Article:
Doctor On The House: If you want to cause a disaster then do it yourself

Safety laws don't apply to the public, so we're free to injure ourselves in the name of DIY, says Jeff Howell
EVERY week 3,500 British people need hospital treatment for DIY- related injuries, according to government statistics. I don't know where this figure stands in the overall scheme of things - such as deaths from preventable diseases in developing countries, for example - but it sounds like a lot of crutches and stitches to me.

Building work is one of the most dangerous occupations. Most deaths and serious injuries result from falls - either falling off something, or something falling on your head. In recent years workers have been persuaded, by a combination of threats and education, to wear hard hats. Steel toe- capped boots are also making something of a comeback, though more through their adoption as a fashion item than any sudden outbreak of good sense, which remains in short supply.

Hence, while it is illegal to throw things from scaffolding, every day you can see untrained building workers tossing roof slates and bricks into skips or on to the ground from great heights. Often this happens next to pavements or busy roads, and I am always surprised there are not more accidents. As an experienced construction site worker I never walk under other people's scaffolding, and I recommend you don't either.

Site work is now covered by the Health and Safety at Work Act, but of course this only applies to People At Work; as a general member of the public you are free to engage in whatever life-threatening activities you like. So while campaigners for voluntary euthanasia for the terminally ill have found themselves thwarted at every legal turn, any able-bodied person still has the legal right to run up an unsecured ladder and plunge back down again.

Another example of this legal inconsistency is that a plumber installing a gas boiler in your home must belong to the Council of Registered Gas Installers (Corgi), but there is nothing to stop you buying the same boiler yourself, putting it in, and accidentally gassing your family or the neighbours. UK residents have complete freedom to gas, electrocute and bludgeon themselves or others to death in the name of DIY.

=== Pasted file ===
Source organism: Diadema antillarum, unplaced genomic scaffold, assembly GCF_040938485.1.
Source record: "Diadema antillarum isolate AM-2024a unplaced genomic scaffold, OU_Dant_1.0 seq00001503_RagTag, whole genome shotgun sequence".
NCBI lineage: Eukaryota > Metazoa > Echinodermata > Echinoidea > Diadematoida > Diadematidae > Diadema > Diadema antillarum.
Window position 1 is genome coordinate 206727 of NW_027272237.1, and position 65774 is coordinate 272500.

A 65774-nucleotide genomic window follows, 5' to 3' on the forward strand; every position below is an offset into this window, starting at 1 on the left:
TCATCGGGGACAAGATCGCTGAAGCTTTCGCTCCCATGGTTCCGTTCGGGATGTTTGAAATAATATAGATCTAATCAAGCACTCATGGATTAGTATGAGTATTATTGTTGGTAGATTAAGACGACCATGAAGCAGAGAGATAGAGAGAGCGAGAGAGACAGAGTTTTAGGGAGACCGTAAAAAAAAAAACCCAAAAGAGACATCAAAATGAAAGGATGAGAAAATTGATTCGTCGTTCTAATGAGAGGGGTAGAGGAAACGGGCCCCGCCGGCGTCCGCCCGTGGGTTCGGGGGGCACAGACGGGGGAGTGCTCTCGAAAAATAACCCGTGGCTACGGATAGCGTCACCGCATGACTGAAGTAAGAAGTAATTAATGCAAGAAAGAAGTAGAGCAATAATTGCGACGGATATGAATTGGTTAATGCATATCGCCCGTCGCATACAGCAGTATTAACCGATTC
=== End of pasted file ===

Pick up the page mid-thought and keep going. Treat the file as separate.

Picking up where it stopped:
If anyone thinks I'm proposing a "nanny state" then let me hasten to say you're dead right. I'm well in favour of it; a large percentage of the population need protecting from themselves, and the rest of us need protecting from them.

On the home maintenance front, many people do not realise that you are not supposed to work while standing on a ladder. Ladders are for providing access to "safe working platforms" - scaffolding or tower scaffolds - not for balancing on while you lean over to paint the windows.

Clearly there are small jobs for which the hire of a tower could be inappropriate, but you should always treat ladders with the greatest respect. They must be secured at the top - a rope passed through a window and tied to a table leg is better than nothing - and at the bottom with a stack of bricks or bag of sand. Ladders on lawns are a particular hazard: once you start climbing one leg can easily sink in, throwing you sideways.

Ladder accidents kill 50 people every year - don't be one of them.

q You can contact Jeff Howell at the Independent on Sunday or by e-mail: